Graphic design is a highly misunderstood industry, with many misconceptions about its purpose and process. From the idea that graphic design is just about making things look pretty, to the notion that it’s only about digital design, it’s time to separate fact from fiction. In this article, we explore some of the common misconceptions surrounding graphic design and provide insights into the true nature of the industry.
Graphic design is everywhere. Our work is seen by thousands. Often we’re uncredited and our role in the process is diminished. After all, we are hired to visualize another company or person’s vision. When you tell someone you’re a graphic designer, be prepared for the barrage of questions about exactly what that is. Part of it that is that our industry uses the term graphic design to refer to a wide variety of specialties. Sometimes that makes it easier for us to take on different types of work. Sometimes it makes it hard to tell people we specialize in print and not the web…
The Function of Graphic Design: More than Just Aesthetics
Graphic design is often thought of as a purely aesthetic pursuit, but it’s much more than that. At its core, graphic design is about solving problems through visual communication and making use of form and function to achieve specific goals.
Designing has always been about functionality. Whether it’s to market a product or to help instruct on its use, what differentiates design from non-commercial art is that we have a function. Let’s take flat design, which web designer Luke Clum so eloquently deconstructed as a user-friendly step forward in his beginner guides for Creative Blog. The premise of flat design is using simplicity to our advantage to grab attention and focus on the most basic elements. Solid blocks of color and simple type choices help using a flat design very straightforward. This has become especially useful in smartphone apps where designers attempt to balance branding with ease of use for consumers on the go.
You’re not in an art museum…yet
“Graphic design needs its time in the spotlight,” writes Olly Wainwright for The Guardian. While various museums and institutions are dedicated to architecture and crafts, we’re just starting to see graphic design rise. Wainwright tells us about initiatives in London and how design is seen in British culture specifically.
Graphic design has come a long way since its inception and is now being recognized as a form of art in its own right. From exhibitions in museums and galleries to graphic design institutes and workshops, the industry is finally getting the recognition it deserves.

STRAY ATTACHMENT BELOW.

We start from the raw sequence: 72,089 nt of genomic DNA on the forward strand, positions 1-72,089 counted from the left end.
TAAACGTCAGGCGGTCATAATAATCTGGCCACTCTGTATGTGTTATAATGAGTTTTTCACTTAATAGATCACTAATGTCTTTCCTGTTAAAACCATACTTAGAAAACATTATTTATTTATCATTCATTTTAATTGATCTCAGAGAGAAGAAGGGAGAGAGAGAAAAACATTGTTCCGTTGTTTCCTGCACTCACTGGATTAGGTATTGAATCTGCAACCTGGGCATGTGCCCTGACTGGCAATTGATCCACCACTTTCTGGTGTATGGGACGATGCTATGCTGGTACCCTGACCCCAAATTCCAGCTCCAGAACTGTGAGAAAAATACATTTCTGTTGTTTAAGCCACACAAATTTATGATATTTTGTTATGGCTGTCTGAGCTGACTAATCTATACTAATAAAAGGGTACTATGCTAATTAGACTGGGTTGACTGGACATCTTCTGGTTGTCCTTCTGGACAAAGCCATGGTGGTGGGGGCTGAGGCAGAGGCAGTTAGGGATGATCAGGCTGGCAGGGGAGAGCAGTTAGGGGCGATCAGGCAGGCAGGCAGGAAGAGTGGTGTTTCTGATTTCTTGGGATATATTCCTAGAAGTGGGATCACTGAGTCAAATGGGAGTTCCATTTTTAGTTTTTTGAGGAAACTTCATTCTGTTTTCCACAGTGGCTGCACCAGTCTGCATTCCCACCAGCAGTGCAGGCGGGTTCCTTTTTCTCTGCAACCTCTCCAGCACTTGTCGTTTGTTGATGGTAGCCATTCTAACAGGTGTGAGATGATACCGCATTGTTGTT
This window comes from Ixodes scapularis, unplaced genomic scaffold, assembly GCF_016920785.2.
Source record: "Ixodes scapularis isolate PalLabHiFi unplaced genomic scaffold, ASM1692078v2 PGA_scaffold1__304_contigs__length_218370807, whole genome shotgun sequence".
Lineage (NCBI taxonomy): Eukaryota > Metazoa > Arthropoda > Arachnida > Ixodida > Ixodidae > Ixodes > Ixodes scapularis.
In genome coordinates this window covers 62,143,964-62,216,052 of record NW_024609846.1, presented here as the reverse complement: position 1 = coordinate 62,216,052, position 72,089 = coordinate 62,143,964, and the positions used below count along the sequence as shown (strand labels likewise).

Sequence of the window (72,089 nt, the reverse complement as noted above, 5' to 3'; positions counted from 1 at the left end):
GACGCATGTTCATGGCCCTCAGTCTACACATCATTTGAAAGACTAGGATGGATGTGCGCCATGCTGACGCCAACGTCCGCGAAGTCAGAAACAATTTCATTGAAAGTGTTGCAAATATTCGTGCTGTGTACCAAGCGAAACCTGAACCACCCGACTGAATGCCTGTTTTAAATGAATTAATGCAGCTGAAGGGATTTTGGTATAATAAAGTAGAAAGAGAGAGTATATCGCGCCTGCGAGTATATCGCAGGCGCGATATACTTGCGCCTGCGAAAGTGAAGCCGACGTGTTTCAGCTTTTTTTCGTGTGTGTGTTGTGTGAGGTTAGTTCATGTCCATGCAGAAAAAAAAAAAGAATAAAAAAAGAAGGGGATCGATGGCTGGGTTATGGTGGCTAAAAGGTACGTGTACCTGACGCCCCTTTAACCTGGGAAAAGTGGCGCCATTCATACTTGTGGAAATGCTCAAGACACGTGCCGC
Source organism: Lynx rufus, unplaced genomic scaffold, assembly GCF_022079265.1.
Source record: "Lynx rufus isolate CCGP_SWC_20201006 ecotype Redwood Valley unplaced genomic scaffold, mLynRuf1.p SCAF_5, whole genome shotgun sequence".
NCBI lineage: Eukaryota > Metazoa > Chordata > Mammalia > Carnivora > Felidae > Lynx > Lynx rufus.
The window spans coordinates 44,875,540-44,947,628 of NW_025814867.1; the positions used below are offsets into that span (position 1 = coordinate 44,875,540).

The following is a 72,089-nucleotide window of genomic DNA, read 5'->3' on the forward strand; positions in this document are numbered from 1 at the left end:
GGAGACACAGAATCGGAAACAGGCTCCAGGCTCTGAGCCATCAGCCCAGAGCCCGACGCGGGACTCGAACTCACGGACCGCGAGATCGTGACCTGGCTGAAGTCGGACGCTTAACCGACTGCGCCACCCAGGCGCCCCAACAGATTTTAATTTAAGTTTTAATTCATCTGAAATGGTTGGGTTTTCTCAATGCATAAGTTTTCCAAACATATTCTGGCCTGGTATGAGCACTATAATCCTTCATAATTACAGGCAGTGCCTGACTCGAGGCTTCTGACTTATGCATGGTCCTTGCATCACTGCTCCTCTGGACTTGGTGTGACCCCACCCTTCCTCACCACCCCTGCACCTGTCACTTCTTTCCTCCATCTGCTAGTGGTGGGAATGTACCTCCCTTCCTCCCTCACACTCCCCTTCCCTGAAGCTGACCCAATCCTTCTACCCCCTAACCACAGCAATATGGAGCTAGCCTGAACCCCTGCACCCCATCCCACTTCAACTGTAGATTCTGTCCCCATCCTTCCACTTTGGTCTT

As a print designer, I found it especially interesting that print is still a huge and growing part of the industry. As much as we are told about digital, there is still a big market for analog products. Are there any initiatives in your area that show off the art of design? How do you tell people about your job?
You’re not a computer program
Have you seen the video “FYI I’m a graphic designer” with mention after mention of graphic design in television and movies? “I’m a graphic designer,” we hear in the film by London-based designers Ellen Mercer and Lucy Streule. “So is everyone with a laptop.” In pop culture, graphic design exists in a Jetson-like future where a push of a button does it all. In Hollywood, it seems like graphic designers are portrayed as if we’re failed artists, that it’s something anyone can do, and that there’s quality design is easy. In real life, even the most well-educated designers are challenged by our work. It’s still funny and cool to laugh at ourselves. There’s a lot more depth and hilarity to our work! I love all of the parts where they try to explain to people what their job is…
You’re not photoshop: Beyond Hollywood’s Portrayal
Graphic design is often portrayed in a stereotypical manner in popular culture, with Hollywood films depicting graphic designers as failed artists or tech-savvy individuals who push a button and presto, design magic happens. The reality of being a graphic designer is much more complex and challenging.
No seriously, Photoshop doesn’t design things. A lot of designers don’t even use Photoshop much for their work. I’m more likely to be in InDesign and Illustrator when I’m designing magazines and infographics. It’s like saying anyone can use paint. Anyone can indeed put paint on a canvas. It’s just a tool. Anyone can cook.
Doesn’t make you a chef. Speaking of tools, the San Diego Reader’s Ask a Hipster column explains the stereotypical connection between hipsters and graphic design. Do you agree with his assessment that it’s the perfect stereotype of the modern-day hipster?
Photoshop is often seen as the be-all and end-all of graphic design tools, but it’s just the tip of the iceberg. Graphic designers have a range of tools at their disposal, each with its own strengths and weaknesses. In this article, we explore the different tools used in graphic design and why it’s important to understand the strengths and limitations of each one.
You’re not just a designer
In an interview with Design Bloom, designer and art director Jorge Leon talks about how he has a life outside of design. “I love being a graphic designer,” says the designer who works out of Barcelona. “but I can also imagine myself being a photographer or something equally creative.”
Graphic design is often seen as a 24/7 job, with designers always on call to meet the demands of clients. But designers are not just defined by their work and have interests and hobbies outside of design.
Brian E. Young is a graphic designer and artist in Baltimore, MD.